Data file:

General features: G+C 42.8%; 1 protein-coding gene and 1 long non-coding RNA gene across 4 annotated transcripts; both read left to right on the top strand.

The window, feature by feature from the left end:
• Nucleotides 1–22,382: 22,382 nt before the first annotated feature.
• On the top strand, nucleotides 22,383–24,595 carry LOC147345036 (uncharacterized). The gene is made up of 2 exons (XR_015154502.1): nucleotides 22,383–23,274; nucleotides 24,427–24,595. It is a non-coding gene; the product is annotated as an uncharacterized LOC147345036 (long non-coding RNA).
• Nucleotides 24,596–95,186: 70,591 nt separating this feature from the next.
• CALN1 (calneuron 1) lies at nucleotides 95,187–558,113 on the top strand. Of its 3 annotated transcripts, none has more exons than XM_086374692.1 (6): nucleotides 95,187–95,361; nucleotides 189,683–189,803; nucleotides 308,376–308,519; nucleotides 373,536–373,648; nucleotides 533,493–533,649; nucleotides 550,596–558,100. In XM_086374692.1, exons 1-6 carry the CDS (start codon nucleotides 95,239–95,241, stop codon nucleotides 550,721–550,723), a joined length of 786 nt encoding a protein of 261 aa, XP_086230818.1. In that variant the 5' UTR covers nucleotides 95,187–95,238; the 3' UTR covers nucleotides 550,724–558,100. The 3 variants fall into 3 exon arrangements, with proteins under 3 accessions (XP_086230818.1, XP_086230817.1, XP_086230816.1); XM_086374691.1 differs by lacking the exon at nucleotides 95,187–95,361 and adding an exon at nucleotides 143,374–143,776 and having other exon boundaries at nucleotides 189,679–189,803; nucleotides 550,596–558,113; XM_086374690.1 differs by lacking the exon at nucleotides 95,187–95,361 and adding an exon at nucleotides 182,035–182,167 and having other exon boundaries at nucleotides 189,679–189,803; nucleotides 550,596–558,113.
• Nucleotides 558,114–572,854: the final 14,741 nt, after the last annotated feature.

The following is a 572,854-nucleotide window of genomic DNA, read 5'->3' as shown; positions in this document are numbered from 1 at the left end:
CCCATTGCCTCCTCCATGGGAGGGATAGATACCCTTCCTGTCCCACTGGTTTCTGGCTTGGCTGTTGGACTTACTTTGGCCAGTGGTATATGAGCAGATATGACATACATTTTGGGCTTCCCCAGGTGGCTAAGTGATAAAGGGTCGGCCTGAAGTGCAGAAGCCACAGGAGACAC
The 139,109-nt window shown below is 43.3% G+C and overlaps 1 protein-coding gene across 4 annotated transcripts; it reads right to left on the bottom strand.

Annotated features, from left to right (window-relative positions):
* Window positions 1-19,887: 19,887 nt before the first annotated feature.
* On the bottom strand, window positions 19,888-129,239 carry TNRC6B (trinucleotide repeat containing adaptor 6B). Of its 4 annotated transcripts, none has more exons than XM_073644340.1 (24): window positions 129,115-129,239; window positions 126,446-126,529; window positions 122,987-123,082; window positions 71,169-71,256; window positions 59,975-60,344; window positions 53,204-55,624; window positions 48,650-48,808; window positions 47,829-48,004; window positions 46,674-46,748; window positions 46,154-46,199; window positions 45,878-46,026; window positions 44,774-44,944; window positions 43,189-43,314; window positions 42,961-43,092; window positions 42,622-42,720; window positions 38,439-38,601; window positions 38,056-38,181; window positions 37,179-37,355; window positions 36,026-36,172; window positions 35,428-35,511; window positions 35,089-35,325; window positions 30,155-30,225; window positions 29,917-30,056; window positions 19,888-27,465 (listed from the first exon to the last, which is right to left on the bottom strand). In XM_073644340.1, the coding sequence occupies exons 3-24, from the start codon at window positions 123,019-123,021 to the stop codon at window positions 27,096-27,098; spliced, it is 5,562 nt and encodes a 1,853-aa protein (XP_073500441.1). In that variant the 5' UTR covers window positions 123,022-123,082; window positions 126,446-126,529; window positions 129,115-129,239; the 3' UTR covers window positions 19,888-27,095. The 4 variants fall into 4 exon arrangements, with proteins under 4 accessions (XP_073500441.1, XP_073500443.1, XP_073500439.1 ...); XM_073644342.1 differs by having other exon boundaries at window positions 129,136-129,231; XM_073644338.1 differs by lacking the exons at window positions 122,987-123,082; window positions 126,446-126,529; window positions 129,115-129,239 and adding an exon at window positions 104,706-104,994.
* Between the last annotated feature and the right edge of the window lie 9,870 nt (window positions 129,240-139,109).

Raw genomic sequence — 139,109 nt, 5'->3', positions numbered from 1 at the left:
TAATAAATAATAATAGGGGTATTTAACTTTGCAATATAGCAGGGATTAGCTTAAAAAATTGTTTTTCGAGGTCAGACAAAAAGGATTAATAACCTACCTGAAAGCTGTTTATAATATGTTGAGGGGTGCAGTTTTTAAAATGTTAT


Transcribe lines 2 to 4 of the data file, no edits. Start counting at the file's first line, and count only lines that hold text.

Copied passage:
The window, feature by feature from the left end:
• Nucleotides 1–22,382: 22,382 nt before the first annotated feature.
• On the top strand, nucleotides 22,383–24,595 carry LOC147345036 (uncharacterized). The gene is made up of 2 exons (XR_015154502.1): nucleotides 22,383–23,274; nucleotides 24,427–24,595. It is a non-coding gene; the product is annotated as an uncharacterized LOC147345036 (long non-coding RNA).